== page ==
We have previously used genealogical information to estimate the structure of the entire Norfolk Island pedigree which is comprised of ~6,500 individuals spanning 12 generations back to the 17 founders [1]. Subsequent pedigree reconstruction analysis incorporating genetic data has identified a 377-member pedigree that has the statistical power for gene mapping studies [1, 15] and was available for phenotyping. We have also quantified Polynesian admixture and inbreeding in the Norfolk pedigree and shown these effects to be associated to several cardiovascular disease traits [15]. Analysis of a 10-cM density microsatellite scan revealed moderate evidence of linkage to regions on chromosomes 9 and 13 [18]. These loci were nominally replicated in unrelated Norfolk Island Cohort members and also provided support and replication of known migraine and epilepsy loci [19, 20]. These findings may benefit from reevaluation with high-density SNP panels as traditional genome-wide microsatellite maps leave broad areas of the genome uncovered [21, 22]. On this premise, genome-wide SNP genotyping at a mean density of 4.7 kb was undertaken in core members of the Norfolk Island pedigree.

The aim of the current study was to map genes associated with migraine risk in the Norfolk Island isolate, especially given migraine prevalence estimates for Norfolk Island (25.5%) are approximately twice as high as the established prevalence of 12% in outbred Caucasian populations [18, 23]. We estimated the prevalence and heritability of migraine in the Norfolk Island population and then perform a pedigree-based genome-wide association study (pGWAS) of the core pedigree using the Illumina 610-quad genotyping BeadChip and a linkage-based association testing algorithm implemented in the SOLAR program [24].


In total, we analysed migraine phenotype information from a 377-member pedigree previously described [1, 15]. Of this pedigree, 96 individuals are positive for migraine according to the IHS criteria. This strong familial clustering (relative risk=2.1) is consistent with the notion that inherited factors play a role in disease risk and establishes the Norfolk Island population as “high risk” for migraine. The remaining 281 individuals were not affected with migraine at the time of recruitment. Heritability of the migraine phenotype was estimated by SOLAR using an age- and sex-adjusted model assuming additive genetic factors. This analysis produced an h2 of 0.53 (P=0.016), which is consistent with other studies and warrants a pGWAS to map susceptibility genes.

Illumina 610-quad genotype data was collected for n=285 individuals who were selected from the core 377-member pedigree as being highly informative individuals in terms of linkage. A high proportion of affected females were observed (74%), which is consistent with the female–male ratio of approximately 3 to 1 (P=0.0012). Migraineurs were slightly younger (46 years) on average compared to non-migraineurs (50 years; P=0.035). Admixture and inbreeding coefficients were not associated with migraine (P>0.2). A pGWAS was performed by testing SNPs for association within a linkage-based probit regression model adjusted for sex, age, admixture and inbreeding (i.e. population structure). A Manhattan plot of P values is depicted in Supplementary Fig. 1.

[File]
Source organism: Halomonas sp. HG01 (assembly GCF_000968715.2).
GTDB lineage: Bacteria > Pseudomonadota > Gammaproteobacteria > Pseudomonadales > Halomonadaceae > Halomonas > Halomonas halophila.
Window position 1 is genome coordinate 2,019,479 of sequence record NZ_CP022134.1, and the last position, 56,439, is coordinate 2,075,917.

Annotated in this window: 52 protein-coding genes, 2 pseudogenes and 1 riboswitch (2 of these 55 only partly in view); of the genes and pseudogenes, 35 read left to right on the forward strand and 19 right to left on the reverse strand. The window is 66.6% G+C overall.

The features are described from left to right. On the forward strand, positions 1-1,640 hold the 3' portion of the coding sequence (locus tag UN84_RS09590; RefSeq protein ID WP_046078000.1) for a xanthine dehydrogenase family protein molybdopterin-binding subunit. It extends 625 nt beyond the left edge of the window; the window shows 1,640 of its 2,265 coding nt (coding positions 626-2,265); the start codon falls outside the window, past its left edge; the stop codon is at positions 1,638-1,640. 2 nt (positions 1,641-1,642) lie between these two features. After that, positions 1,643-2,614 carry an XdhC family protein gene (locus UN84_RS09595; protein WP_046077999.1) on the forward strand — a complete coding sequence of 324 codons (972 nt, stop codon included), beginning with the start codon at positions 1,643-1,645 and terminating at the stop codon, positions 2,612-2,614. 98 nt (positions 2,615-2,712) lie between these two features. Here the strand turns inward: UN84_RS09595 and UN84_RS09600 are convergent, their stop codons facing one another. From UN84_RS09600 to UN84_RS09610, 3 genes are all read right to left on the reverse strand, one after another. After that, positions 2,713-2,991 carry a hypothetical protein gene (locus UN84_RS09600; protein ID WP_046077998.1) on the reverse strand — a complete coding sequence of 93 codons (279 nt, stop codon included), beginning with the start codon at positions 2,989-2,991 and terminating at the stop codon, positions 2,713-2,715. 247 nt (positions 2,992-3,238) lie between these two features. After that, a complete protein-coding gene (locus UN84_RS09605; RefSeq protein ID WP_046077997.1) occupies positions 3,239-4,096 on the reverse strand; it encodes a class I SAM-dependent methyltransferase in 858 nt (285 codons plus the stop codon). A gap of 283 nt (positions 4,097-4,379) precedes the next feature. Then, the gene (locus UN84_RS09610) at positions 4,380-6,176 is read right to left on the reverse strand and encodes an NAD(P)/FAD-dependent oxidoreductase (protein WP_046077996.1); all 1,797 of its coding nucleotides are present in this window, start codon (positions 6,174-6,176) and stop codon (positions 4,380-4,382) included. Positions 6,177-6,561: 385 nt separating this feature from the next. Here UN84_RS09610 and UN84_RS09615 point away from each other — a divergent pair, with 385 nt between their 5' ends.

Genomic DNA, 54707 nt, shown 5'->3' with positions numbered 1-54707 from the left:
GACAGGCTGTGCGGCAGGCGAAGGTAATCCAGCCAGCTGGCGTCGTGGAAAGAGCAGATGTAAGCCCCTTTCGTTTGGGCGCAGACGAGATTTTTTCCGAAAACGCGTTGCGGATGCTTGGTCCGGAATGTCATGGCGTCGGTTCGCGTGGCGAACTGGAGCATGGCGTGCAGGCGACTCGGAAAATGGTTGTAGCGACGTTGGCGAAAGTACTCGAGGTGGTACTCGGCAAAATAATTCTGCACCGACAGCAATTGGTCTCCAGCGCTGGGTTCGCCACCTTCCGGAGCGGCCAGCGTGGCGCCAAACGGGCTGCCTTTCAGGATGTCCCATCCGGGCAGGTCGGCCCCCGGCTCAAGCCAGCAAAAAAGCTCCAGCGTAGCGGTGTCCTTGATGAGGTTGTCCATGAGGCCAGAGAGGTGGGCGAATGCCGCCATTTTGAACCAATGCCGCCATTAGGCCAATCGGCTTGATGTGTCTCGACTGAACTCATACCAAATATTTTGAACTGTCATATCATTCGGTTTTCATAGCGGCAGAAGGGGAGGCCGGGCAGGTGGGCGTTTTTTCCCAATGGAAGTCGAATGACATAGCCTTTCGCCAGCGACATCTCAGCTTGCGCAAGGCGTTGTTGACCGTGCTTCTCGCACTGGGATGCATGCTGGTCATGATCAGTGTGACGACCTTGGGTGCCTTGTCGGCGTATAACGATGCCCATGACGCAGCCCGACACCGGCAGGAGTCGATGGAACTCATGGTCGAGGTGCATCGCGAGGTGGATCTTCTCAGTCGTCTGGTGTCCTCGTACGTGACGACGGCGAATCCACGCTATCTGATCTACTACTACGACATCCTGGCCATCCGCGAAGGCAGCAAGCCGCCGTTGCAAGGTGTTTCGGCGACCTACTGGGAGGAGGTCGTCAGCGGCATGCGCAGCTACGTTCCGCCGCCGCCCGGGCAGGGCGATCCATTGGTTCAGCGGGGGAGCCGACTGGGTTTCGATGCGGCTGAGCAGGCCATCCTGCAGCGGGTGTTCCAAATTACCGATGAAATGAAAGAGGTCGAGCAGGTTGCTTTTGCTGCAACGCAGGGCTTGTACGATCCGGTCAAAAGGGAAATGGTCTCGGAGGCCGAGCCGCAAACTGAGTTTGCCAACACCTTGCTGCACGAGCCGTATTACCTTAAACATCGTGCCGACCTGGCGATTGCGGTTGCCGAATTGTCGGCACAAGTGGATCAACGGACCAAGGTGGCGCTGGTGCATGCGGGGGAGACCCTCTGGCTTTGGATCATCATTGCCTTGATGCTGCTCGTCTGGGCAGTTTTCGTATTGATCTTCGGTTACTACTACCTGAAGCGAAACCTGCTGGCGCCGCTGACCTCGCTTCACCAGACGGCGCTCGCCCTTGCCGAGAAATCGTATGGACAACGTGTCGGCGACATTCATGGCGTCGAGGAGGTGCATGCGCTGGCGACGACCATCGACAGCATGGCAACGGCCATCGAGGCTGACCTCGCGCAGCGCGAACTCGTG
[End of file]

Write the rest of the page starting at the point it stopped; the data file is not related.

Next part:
Given the uniqueness of this pedigree-based population, we used a combination of statistical and functional prioritisation to investigate our results. Focussing on the top 0.05% of SNPs yielding the lowest P value from the pGWAS, we also prioritised SNPs based on their functional plausibility in terms of disease pathology. To do this, we implemented a similar approach to Igl et al. (2010), which prioritised SNPs based on P value as well as plausibility for a functional role in disease pathology [25].

Results indicated 172 SNPs fell within the top 0.05% region of the probability distribution (see Supplementary Table 1). The most strongly associated SNP occurred in the intronic region of the ADAMTSL1 gene (MIM 609198) on chromosome 9p22.2–p22.1 (rs4977338; P=1.96×10−6). Given many of the 172 top ranking SNPs were not associated with migraine candidate genes we then assessed the SNP panel according to whether they were physically near genes with known annotation placing more value on genes with a putative role in migraine neuropathology, i.e. genes that are known to (a) be expressed in the brain or central nervous system (b) regulate neurological pathways (e.g. neurotransmitters).

Using this strategy to assess only the top 172 SNPs, we prioritised 13 SNPs in 9 genes (Table 1). There were four SNPs within ADARB2 that made the top 0.05% cutoff and that were statistically significant at the Meff-adjusted genewide level (P<1×10−4). HAPLOVIEW analysis showed that the four SNPs were in strong linkage disequilibrium and formed a single haplotype block spanning 22 kb within ADARB2. Interestingly, one of the ADARB2 SNPs (rs2271275) confers an amino acid change (Thr–Ala) providing a compelling candidate variant for involvement in disease causation. In addition, two SNPs in a glutamate receptor gene, GRM7 (P=2.7×10−5 and 7.26×10−5) and a single SNP in close proximity to a serotonin receptor gene, HTR7 (P=1.67×10−4) were also implicated in disease risk using our approach. The relationship between the three key genes—ADARB2, GRM7 and HTR7—was explored in silico using the online Gene Multiple Association Network Integration Algorithm software (GeneMANIA) [26]. Results supported co-localisation and co-expression of these genes via intermediates (see Supplementary Fig. 2).